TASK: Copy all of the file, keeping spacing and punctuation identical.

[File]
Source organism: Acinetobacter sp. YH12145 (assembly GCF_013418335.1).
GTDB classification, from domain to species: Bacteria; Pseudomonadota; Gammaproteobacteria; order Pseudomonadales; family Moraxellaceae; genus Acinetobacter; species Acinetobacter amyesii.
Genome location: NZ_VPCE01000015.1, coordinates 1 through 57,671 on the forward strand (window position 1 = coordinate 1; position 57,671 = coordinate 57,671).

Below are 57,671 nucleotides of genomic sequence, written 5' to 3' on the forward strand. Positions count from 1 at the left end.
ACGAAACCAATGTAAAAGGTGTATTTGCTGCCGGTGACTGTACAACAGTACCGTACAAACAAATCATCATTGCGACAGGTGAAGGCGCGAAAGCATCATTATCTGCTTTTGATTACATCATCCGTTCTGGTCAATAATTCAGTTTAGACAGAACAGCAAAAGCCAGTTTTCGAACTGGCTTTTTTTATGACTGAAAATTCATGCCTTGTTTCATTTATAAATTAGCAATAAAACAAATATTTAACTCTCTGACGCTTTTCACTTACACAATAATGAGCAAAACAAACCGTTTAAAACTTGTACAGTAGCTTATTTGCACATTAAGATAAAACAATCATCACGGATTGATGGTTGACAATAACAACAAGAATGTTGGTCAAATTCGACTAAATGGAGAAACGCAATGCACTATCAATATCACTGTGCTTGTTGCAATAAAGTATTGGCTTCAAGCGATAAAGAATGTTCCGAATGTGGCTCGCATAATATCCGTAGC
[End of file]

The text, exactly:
Source organism: Acinetobacter sp. YH12145 (assembly GCF_013418335.1).
GTDB classification, from domain to species: Bacteria; Pseudomonadota; Gammaproteobacteria; order Pseudomonadales; family Moraxellaceae; genus Acinetobacter; species Acinetobacter amyesii.
Genome location: NZ_VPCE01000015.1, coordinates 1 through 57,671 on the forward strand (window position 1 = coordinate 1; position 57,671 = coordinate 57,671).

Below are 57,671 nucleotides of genomic sequence, written 5' to 3' on the forward strand. Positions count from 1 at the left end.
ACGAAACCAATGTAAAAGGTGTATTTGCTGCCGGTGACTGTACAACAGTACCGTACAAACAAATCATCATTGCGACAGGTGAAGGCGCGAAAGCATCATTATCTGCTTTTGATTACATCATCCGTTCTGGTCAATAATTCAGTTTAGACAGAACAGCAAAAGCCAGTTTTCGAACTGGCTTTTTTTATGACTGAAAATTCATGCCTTGTTTCATTTATAAATTAGCAATAAAACAAATATTTAACTCTCTGACGCTTTTCACTTACACAATAATGAGCAAAACAAACCGTTTAAAACTTGTACAGTAGCTTATTTGCACATTAAGATAAAACAATCATCACGGATTGATGGTTGACAATAACAACAAGAATGTTGGTCAAATTCGACTAAATGGAGAAACGCAATGCACTATCAATATCACTGTGCTTGTTGCAATAAAGTATTGGCTTCAAGCGATAAAGAATGTTCCGAATGTGGCTCGCATAATATCCGTAGC